Many commentators decry the increasing polarization between “red states” and “blue states.” This recent Washington Post article summarizes some of the standard criticisms. But as my George Mason colleague Michael Greve explains, state polarization also has some valuable benefits:
Polarization (whether measured by single-party control over states, policy outcomes, or whatever) has its downsides. Single-part states may start to work like the House of Commons and “overshoot” in a red or blue direction. At the federal level, a polarized system is bound to produce politicians who aren’t used to compromise…..
On the other hand:… [the] “competitive” kind of federalism requires a certain degree of polarization (or sectionalism). And the price may well be worth paying. Consider a few well-understood but underestimated advantages:
Competitive federalism reveals information. We can debate the abstract advantages of “red” or “blue,” “American” and “European” social models until the cows come home: there’s no substitute for observing the actual effects in real life.
Competitive federalism satisfies preferences. A thoroughly blue or red United States would leave one half of the country very unhappy. That’s not true under federalism—not when preferences are heterogeneous across states and (relatively) homogeneous within states. As, increasingly, now.
Competitive federalism reveals preferences and reduces ignorance. People move across states lines in response to a ton of factors (climate, jobs, housing costs…)—many of which are policy-dependent. “Foot-voting” is a pretty good political feed-back mechanism: sooner or later, (state) politicians will pay attention….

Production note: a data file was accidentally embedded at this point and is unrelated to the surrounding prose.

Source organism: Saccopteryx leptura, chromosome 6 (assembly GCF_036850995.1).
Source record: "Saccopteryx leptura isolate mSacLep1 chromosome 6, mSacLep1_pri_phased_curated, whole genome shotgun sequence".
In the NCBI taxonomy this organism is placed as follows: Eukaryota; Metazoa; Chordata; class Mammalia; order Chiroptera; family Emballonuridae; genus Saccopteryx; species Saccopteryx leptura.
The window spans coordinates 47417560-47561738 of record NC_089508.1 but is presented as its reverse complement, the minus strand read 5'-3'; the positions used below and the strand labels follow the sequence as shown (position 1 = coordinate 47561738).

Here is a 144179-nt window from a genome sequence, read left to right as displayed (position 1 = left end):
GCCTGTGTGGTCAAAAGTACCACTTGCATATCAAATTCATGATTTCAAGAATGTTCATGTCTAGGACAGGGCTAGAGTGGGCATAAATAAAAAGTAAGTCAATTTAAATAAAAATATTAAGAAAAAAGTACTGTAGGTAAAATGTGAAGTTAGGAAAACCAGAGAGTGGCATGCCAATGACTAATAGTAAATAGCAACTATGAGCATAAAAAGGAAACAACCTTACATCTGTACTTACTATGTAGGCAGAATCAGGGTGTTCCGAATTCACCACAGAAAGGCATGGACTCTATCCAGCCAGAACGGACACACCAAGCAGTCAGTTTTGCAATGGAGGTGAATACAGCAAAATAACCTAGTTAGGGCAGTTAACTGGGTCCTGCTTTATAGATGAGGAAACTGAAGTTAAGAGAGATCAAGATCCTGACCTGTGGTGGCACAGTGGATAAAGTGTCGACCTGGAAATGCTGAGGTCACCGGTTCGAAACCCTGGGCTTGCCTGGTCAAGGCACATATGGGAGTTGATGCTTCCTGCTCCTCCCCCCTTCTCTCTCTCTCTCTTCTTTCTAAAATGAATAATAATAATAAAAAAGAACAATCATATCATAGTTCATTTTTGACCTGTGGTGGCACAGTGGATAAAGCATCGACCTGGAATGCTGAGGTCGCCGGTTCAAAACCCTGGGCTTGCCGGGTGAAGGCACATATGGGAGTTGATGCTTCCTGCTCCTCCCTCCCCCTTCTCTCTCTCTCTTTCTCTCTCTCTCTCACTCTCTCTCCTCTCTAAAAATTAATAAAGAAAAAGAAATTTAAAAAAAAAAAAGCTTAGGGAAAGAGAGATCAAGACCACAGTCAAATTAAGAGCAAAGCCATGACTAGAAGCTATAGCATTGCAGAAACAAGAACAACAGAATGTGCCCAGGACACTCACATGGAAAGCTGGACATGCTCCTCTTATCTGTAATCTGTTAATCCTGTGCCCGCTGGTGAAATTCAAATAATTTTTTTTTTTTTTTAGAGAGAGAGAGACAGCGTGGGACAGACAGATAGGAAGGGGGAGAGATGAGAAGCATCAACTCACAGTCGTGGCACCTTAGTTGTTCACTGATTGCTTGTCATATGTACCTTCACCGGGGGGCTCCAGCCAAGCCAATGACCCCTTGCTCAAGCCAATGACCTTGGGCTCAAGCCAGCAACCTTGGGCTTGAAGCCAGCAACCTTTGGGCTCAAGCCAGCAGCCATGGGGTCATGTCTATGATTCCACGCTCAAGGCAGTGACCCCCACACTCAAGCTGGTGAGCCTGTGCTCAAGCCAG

You can’t have those sweet advantages without the bitter; the trick is to minimize the costs. Here, that means national-level solutions that allow the states to go their own way, instead of entangling them in federal schemes.
As Michael notes, I have explained why foot voting often leads to better-informed decisions than ballot-box voting in my recent book Democracy and Political Ignorance (see also here and here). State polarization can facilitate foot voting by giving people a wider range of options to choose from.
Michael also correctly emphasizes that the effectiveness of foot voting is sometimes undercut by large states such as California and Texas, which are so big that leaving them becomes extremely costly, at least for people who have to be located somewhere within the large geographic area they control. In previous posts, I outlined why California’s size is a significant cause of some of the state’s dysfunctional policies in recent years (see here and here). Because the state is so enormous and occupies some much of the attractive real estate on the West Coast, people have often been reluctant to leave even when its policies are badly flawed. Over the last decade, things got so bad that California finally did start losing large numbers of migrants to other states. But not before the state’s government dug a much deeper hole for itself than would have been likely had California been three or four smaller states, each forced to compete for migrants with the others.